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TCU 360

TCU 360

All TCU. All the time.

TCU 360

The Skiff Orientation Edition: Welcome, Class of 28!
The Skiff Orientation Edition: Welcome, Class of '28!
By Georgie London, Staff Writer
Published May 13, 2024
Advice from your fellow Frogs, explore Fort Worth, pizza reviews and more. 

Student remembers time at Virginia Tech

With the Virginia Tech shootings unfolding throughout the day Monday, Lauren Pope could envision herself on the grounds of the 2,600-acre campus.As names and faces are being put together to the 32 slain victims and gunman of the Virginia Tech attack, TCU students, such as Pope, and faculty with ties to Virginia Tech and the state of Virginia continue to reflect and mourn days after the most catastrophic school shooting in U.S. history.

Pope, a junior kinesiology major, attended Virginia Tech during the fall 2004 semester – her first of her college career. She then transferred to TCU in spring 2005.

Pope said she has been in contact with her friends at Virginia Tech, and was relieved to find out no one she directly knew was involved in the shootings.

The sight of the wounded and the sound of gunshots were too real to some, especially those with a familiarity of the campus’s nuances such as Pope.

“They talk about Norris Hall and all the different places on campus, and I was just picturing myself there,” said Pope, a midfielder for the soccer team.

As ex-roommates of student-turned-gunman Cho Seung-Hui share their experiences of what it was like living with him, Pope said it was surreal thinking that she could have lived in the same hall as Cho because she lived in Cochrane Hall during her freshman year.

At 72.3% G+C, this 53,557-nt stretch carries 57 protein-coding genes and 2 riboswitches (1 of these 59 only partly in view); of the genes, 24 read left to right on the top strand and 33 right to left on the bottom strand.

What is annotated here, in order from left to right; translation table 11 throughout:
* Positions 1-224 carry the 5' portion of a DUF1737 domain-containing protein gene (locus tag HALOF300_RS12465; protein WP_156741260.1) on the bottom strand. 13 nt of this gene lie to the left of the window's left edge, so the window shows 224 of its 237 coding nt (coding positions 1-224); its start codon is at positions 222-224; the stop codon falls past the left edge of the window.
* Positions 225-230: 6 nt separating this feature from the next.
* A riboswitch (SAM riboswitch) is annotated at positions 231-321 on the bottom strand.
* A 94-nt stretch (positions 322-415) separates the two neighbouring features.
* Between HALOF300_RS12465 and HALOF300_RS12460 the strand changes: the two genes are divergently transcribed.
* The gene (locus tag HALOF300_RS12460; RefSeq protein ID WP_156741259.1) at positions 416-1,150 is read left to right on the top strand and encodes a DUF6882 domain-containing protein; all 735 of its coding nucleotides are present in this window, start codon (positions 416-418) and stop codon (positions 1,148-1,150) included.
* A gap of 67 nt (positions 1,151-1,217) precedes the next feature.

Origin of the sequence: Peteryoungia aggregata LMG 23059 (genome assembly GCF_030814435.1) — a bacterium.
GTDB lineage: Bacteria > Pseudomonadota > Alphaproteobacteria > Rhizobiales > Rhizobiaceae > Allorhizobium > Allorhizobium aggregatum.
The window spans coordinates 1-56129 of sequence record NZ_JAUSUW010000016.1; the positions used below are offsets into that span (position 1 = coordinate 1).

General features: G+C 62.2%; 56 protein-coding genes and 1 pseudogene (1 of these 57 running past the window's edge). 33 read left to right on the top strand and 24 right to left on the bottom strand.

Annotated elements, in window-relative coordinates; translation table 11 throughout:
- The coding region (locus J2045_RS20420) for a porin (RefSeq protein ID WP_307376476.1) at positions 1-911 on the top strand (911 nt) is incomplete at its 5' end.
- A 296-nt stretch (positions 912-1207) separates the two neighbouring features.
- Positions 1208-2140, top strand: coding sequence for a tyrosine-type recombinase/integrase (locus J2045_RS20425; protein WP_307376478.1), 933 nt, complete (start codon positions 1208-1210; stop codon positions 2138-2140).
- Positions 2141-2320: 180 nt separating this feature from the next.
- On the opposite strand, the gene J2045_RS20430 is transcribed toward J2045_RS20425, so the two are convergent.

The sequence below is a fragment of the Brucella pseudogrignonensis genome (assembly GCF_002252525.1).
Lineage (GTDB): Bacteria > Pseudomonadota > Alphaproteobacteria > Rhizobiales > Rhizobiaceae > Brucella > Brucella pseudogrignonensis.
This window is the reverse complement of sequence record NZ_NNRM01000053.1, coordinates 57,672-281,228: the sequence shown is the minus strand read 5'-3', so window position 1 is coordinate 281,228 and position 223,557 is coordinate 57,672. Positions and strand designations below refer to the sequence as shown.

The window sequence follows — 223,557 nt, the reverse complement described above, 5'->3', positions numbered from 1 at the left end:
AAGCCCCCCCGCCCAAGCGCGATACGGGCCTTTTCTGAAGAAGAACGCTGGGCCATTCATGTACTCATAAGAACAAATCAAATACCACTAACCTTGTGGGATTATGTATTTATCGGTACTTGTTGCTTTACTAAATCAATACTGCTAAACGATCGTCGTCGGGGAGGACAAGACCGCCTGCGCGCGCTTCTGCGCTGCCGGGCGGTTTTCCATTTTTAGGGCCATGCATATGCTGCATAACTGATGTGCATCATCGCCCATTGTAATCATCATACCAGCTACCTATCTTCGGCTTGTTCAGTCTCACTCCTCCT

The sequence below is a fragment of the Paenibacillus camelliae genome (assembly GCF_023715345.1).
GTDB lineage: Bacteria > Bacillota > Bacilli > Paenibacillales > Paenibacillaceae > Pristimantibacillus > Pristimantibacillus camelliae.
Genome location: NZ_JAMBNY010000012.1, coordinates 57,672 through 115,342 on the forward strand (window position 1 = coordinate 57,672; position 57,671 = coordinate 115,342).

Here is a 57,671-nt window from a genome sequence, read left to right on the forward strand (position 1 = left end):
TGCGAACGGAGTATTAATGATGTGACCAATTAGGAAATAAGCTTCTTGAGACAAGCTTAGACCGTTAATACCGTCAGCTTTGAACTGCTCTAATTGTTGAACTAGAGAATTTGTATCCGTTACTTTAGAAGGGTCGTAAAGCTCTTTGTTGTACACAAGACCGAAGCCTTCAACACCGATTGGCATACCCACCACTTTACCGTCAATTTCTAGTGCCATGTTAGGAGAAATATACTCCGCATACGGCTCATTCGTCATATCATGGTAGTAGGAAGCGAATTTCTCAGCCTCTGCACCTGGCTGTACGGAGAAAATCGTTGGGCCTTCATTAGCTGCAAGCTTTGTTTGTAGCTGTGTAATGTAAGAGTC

She said the Blacksburg, Va., community promotes a positive, family atmosphere, which made the shootings surprising.

“It’s so small and so personable,” Pope said of Blacksburg. “You would never expect anything like this to happen.”

The experience was horrifying for Virginia residents such as Julie Bassett, who said more than half of her graduating class attends Virginia Tech. Bassett, a junior music education major from Woodbridge, Va., was unable to come in contact with her Virginia Tech friends to ensure they were safe until late Monday night. She said her friends were flooded with voicemails, e-mails and Facebook and MySpace messages from anybody and everybody.

“They had been contacted all day by everyone they had ever known to see if they were OK,” Bassett said.

When she was first made aware that the shootings were taking place at Norris Hall — the engineering building – Bassett feared for a close, high school friend of hers, who is an engineering major and regularly takes classes in Norris. Her fears were confirmed when she found out later that he was inside the building and in close proximity of the shootings as they were taking place.

Before finding out that he was safe, Bassett said, it was difficult to think that people she cared about could have possibly died.

“It was really hard trying not to think of people you know of being involved,” Bassett said. “You are kind of in denial about it.”

Students aren’t the only ones mourning for Blacksburg. Sue Anderson, an associate professor for the School of Education, lived in Virginia for 10 years while attending the University of Virginia, and taught in the area during that time. Even though Virginia Tech and UVA are traditional rivals, she pointed to an April 18 article in the Charlottesville, Va., Daily Progress newspaper of how UVA is showing its support for Virginia Tech as an example of how the state is coming together amidst tragedy.

Anderson said she hopes universities will use the Virginia Tech shootings as motivation to prevent such an act from repeating itself.

“In my experience, Virginians are proud people, and I think they have responded to the crisis with typical dignity and grace,” Anderson said. “Virginians will grieve together, and then, as universities all over the nation are doing, look for ways to respond better to crises on campus and to prevent such tragedies from occurring again.

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